One Man’s Trash, Yuima Nakazato’s Treasure

Although inspired by mountains of garbage, Yuima Nakazato’s latest Haute Couture presentation was anything but. I am reminded of a graduate art show I once went to that was just street trash and litter taped to the walls of an abandoned church basement. Even that sounds better than the actual installation was. But if they were so inclined to re-think the piece, I would suggest that they take a page from Nakazato’s far more conceptually advanced interpretation of waste. Blown up and magnified images of crumpled trash cover the floor of his latest runway to the point of becoming unidentifiably abstract- a bit like those magnified guess-what-it-is picture games for kids. Giant crumpled paper “trash” hangs from the ceilings like abstract storm clouds, and red light fills the room.

Nakazato’s first looks are adorned with chains of ceramic beading that clink together like windchimes and fill the whole space with their song. The same crumpled effect and repetitive, deconstructed abstract shapes find themselves reinterpreted in Nakazato’s jewelry, draping, and fabrics. I’m struck by how very anatomical, almost gory, and darkly botanical it all is. It’s actually kind of campy, in a very elevated and layered kind of way. Nakazato’s collection demonstrates everything I love about Japanese couture: expertly tailored, architectural, sophisticated yet whimsical, subtly sexy, a little goth, androgynous, innovative, poetic, and always so cool. Can’t wait for next time.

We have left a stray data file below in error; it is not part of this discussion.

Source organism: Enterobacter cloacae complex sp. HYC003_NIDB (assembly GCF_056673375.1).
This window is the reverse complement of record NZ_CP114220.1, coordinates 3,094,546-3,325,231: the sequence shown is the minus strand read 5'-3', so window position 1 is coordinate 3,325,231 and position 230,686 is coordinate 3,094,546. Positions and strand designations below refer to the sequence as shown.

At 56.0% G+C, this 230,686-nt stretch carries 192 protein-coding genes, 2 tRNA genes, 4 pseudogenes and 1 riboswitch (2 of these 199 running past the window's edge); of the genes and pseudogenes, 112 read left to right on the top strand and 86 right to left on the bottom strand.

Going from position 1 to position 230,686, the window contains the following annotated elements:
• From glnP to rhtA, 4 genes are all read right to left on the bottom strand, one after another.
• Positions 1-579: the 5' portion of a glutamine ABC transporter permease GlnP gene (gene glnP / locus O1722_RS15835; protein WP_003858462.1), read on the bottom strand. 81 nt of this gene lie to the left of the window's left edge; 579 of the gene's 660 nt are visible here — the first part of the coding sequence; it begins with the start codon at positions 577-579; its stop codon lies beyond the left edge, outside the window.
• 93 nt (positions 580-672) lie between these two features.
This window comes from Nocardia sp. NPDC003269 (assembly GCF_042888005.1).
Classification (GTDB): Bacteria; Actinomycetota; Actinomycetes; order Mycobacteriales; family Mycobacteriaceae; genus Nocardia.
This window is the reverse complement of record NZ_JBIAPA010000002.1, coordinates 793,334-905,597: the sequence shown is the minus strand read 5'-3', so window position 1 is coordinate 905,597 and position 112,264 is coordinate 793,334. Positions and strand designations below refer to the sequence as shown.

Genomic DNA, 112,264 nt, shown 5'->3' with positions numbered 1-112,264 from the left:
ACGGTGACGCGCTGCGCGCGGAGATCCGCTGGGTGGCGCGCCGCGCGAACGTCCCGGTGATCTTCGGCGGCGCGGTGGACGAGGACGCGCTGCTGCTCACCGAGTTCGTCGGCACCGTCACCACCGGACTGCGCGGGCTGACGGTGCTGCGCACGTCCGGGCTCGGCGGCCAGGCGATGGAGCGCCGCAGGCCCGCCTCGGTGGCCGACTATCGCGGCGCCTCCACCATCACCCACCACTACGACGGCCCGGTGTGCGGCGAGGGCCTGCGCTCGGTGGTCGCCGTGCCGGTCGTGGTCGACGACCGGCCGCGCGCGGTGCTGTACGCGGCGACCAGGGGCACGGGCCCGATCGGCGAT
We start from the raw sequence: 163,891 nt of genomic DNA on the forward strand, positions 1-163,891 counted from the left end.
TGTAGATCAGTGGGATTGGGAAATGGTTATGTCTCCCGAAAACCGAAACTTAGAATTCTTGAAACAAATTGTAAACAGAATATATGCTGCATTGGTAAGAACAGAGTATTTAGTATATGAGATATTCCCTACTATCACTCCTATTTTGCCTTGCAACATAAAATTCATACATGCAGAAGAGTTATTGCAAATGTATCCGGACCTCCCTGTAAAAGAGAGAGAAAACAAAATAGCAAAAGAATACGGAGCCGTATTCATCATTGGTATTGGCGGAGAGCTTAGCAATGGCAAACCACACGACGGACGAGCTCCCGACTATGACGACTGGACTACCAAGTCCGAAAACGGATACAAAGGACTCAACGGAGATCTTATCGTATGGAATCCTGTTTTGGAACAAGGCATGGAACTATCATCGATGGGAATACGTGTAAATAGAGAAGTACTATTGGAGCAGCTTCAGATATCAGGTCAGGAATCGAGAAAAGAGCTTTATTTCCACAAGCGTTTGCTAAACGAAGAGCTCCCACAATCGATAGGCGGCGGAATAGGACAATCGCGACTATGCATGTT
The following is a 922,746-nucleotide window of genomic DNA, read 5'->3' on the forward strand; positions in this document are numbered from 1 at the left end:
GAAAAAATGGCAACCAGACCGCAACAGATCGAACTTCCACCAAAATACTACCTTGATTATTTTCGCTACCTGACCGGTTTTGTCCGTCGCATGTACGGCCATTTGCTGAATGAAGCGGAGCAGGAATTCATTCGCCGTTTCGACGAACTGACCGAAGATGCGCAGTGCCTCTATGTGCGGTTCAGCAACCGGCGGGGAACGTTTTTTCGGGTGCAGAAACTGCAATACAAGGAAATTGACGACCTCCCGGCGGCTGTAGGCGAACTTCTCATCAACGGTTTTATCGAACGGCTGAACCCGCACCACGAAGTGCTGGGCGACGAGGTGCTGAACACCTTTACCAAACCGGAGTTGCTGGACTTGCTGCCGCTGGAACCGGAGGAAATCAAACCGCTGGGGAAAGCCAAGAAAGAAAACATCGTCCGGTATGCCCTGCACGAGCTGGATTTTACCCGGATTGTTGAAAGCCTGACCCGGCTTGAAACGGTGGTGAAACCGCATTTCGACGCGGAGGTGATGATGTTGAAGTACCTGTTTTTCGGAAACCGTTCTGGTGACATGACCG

Rianna Murray

American in Paris. Interested in Art and Fashion.